EUROPE - European pension reform could "substantially" flatten the euro yield curve, a new report said.
The study by ABN AMRO entitled ‘ Rates, pension regulation & reform’ said that the new Dutch pension fund solvency regulations and fast developing occupational pension fund sectors in France and Germany will ignite demand for longer maturity government bonds.
“European pension reform and new regulations for solvency requirements are set to fuel demand for long maturity government bonds, that could even invert the 10-30 year end of the euro yield curve - reducing risk premium and making it harder for pension funds to fund liabilities,” the report said
The report predicts that the new Dutch pension regulations for solvency requirements, due in the first half of 2004, will pressure pension funds to better match liabilities and increase demand for the longer end of the euro yield curve.
The e475 bn Dutch pension fund market is the second largest in Europe.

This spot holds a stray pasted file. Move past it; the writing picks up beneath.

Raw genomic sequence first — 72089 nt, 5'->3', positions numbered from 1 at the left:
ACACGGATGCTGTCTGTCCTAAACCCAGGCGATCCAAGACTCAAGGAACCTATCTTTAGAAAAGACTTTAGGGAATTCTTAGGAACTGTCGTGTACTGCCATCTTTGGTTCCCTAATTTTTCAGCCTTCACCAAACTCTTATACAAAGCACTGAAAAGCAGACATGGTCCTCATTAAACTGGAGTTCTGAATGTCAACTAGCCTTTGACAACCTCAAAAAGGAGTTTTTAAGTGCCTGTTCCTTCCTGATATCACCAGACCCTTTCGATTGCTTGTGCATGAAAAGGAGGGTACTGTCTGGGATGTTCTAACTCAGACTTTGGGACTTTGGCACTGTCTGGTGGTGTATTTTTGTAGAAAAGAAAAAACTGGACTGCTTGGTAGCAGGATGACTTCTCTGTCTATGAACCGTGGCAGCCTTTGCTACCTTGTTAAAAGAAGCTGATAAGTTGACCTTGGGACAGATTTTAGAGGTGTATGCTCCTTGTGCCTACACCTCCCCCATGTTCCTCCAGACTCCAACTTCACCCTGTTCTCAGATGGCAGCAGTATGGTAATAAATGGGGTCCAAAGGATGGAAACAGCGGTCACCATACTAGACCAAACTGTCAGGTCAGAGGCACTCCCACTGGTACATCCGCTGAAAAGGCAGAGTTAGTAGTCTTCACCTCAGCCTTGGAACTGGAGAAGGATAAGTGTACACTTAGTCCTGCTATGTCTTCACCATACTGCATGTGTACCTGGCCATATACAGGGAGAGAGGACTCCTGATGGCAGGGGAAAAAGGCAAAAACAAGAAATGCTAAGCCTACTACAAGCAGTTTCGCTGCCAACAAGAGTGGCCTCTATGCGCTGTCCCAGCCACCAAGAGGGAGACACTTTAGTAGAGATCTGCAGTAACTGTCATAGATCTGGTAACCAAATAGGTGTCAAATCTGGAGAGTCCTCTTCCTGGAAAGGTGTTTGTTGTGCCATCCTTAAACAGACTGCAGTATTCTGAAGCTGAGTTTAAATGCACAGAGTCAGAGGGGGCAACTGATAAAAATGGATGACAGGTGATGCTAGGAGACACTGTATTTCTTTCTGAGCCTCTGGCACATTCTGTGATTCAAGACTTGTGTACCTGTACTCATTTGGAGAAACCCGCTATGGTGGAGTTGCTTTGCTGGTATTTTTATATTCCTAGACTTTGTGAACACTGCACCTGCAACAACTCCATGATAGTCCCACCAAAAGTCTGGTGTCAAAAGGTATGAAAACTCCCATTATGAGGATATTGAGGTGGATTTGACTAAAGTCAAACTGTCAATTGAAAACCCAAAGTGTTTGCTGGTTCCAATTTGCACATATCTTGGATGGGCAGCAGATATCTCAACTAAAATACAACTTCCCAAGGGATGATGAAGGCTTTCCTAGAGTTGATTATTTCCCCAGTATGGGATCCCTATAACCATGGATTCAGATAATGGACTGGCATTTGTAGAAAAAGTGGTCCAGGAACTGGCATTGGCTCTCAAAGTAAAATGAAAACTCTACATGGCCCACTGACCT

The minimum funding requirement legislation introduced in 1997 in the UK also caused inversion at the long end of the UK government bond curve.
Danish solvency regulations for pension and insurance funds introduced in 2001, significantly increased demand for the long end of the euro curve and caused a marked downward correction on euro long-dated forward rates to a new trading range.
Harvinder Sian, fixed income strategist at ABN AMRO said recent legislation allowing funded occupational pensions in France and Germany, will also compound the demand and supply issue.
“A perfect storm scenario is building for the longer end of the yield curve. New Dutch solvency regulation for pension funds will increase risk aversion and also trading up the euro curve. This will be compounded in the medium term by steadily increasing demand for longer term government paper from French and German occupational pension funds,” he added.
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